Like any business, our staff is our community. No workplace is perfect, but we’re trying to make this a good place to spend our daily hours together. Many Applestone team members have remained in our lives well after they’ve moved on to other careers, phases of life, and even countries. This is certainly the case with Maggie Thomas, who was a member of our sanitation crew. This year marks her first season farming at Great Song Farm, near Red Hook and not far from our new Hudson shop. Great Song is diverse community farm that uses organic and environmentally sustainable practices.

Maggie purchased the Great Song Farm business with her partner, Emily Eder, in winter of 2019. Some of her former colleagues here have been among her first CSA members, enjoying what they’ve been growing weekly – and continuing a connection with Maggie.


Recently a bunch of us were able to celebrate Maggie and Emily’s work by attending a full moon community feast on their farm. It was rainy but that didn’t dampen the beauty of the land or the energy of the meal. Eating inside the hoop house added a cozy atmosphere.

Maggie and Emily enlisted their friend Katie Briggs of Eclectik Domestic to lead the cooking. The meal was a mix of Great Song Farm’s harvest and our meat. Katie is a Philiadelphia-based chef and activist who has spent several years with Outstanding in the Field, the touring on-farm dinner company. In other words, she’s a farm dinner expert. She’s also a  2016 James Beard Women in Culinary Leadership recipient. The three women all worked on a farm together in California in 2013, and were happy to reunite. “I was there the day they decided to lease Great Song Farm,” recalls Katie.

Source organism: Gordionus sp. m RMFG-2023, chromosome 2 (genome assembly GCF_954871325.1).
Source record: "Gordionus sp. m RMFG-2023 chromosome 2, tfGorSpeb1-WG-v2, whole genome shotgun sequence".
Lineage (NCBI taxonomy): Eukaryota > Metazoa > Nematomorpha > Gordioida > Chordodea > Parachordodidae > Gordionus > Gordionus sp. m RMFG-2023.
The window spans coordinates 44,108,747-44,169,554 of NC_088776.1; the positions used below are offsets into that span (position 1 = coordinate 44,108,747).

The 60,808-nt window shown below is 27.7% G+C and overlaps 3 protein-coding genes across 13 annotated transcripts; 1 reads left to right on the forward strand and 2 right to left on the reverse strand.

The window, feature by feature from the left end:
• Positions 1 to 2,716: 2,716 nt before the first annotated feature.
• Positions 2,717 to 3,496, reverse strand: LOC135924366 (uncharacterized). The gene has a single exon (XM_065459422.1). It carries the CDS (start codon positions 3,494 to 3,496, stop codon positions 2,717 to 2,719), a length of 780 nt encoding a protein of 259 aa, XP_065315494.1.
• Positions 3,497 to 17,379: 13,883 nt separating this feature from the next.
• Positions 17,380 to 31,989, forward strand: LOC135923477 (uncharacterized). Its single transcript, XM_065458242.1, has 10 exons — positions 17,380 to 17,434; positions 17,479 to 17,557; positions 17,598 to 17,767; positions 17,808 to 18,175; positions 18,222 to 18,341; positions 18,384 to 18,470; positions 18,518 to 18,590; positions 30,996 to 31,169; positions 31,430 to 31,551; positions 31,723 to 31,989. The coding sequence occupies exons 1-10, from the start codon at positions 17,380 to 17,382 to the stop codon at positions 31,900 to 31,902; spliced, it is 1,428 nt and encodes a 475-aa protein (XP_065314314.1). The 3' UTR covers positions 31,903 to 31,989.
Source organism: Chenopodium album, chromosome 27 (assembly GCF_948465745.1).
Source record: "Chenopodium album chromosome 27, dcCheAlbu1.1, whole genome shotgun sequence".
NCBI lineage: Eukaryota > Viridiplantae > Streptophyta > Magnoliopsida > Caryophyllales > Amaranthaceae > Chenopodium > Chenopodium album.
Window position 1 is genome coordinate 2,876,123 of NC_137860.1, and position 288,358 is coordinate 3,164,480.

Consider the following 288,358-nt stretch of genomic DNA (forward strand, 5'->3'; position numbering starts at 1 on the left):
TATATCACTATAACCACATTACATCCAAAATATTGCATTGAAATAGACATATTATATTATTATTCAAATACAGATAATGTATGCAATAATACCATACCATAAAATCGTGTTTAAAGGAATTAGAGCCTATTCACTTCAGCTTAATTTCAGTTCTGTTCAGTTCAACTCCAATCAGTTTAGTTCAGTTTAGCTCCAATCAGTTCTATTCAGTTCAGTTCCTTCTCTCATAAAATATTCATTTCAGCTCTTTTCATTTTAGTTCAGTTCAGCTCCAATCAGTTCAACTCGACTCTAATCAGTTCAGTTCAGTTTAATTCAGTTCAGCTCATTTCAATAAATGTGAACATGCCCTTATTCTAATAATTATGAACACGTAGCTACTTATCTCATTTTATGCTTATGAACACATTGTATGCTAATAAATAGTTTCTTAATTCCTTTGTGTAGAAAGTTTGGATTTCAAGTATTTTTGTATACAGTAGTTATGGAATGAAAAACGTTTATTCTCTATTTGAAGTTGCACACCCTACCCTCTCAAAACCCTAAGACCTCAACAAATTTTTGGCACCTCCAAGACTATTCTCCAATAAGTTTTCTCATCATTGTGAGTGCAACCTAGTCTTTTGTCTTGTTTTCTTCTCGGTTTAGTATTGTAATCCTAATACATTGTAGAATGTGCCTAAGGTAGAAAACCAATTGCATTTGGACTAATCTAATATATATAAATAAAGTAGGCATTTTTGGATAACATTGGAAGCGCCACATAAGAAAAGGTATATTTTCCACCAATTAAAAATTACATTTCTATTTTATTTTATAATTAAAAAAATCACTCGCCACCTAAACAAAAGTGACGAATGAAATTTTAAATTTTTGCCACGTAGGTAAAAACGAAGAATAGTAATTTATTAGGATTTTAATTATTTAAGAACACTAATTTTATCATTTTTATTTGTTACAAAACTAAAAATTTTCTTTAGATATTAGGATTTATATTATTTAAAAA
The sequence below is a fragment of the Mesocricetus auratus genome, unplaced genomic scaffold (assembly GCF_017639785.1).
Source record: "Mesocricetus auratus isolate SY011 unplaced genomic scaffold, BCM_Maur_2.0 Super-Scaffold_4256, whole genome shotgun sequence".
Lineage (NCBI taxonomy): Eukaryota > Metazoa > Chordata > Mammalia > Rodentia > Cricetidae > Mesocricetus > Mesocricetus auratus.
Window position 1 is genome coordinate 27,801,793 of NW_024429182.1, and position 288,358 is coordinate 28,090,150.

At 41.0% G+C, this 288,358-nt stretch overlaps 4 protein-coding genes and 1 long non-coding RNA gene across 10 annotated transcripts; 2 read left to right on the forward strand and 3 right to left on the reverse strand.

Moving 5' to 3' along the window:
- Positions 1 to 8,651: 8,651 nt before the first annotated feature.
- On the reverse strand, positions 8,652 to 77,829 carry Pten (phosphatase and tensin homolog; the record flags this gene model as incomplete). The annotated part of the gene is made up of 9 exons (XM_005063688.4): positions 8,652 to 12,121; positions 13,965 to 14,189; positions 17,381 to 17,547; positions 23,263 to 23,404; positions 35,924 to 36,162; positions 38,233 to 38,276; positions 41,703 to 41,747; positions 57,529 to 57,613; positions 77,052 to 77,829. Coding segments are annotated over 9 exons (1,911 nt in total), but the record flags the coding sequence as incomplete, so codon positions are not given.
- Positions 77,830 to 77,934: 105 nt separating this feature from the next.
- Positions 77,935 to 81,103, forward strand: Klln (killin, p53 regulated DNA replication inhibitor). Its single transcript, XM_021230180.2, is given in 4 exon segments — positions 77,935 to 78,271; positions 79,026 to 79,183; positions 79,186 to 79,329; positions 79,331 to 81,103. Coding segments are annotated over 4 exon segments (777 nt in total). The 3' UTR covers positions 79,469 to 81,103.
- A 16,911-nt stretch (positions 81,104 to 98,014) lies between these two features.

The following are some pictures from the night at Great Song Farm. The experience included cocktails from the garden, passed appetizers including incredible pork rillettes on Catskill Bread Company sourdough baguette, a four-course dinner featuring our meat (tomato braised brisket, BBQ peach pork shoulder, lamb summer sausage, and parmesan and parsley pork sausage), peaches and cream, and local cheeses from Chaseholm and Miracle Springs farms. All of it was memorable, but the flavor of Katie’s panzanella lingered with us after we left the farm. It’s just the thing to make frequently as tomato season wanes here in the Hudson Valley. So we asked for her recipe and she’s letting us reprint it below.


Panzanella is one of those things you can change endlessly based on what you have available. No mint? Try basil. During the farm dinner, Katie substituted grilled bread for stale bread. Its smokiness is well worth recreating.  

4 cups stale bread, toasted & cut into bite sized pieces

1 bulb fennel, thinly sliced

1 cup cherry tomatoes, cut in half

3 lemons, juiced

1 cup olive oil

1 bunch mint, chopped

1 bunch basil, chopped

4 cloves garlic, minced

Salt and pepper, to taste

In a large bowl add bread, fennel, tomatoes. Toss in olive oil, lemon garlic and herbs. Season to taste. 


Soon you will be able to sign up for a Great Song Farm share for 2020. You can also sign up for their newsletter, which includes many great recipes. 

Endless thanks and love to the Great Song and Eclectik Domestic teams for bringing us all together.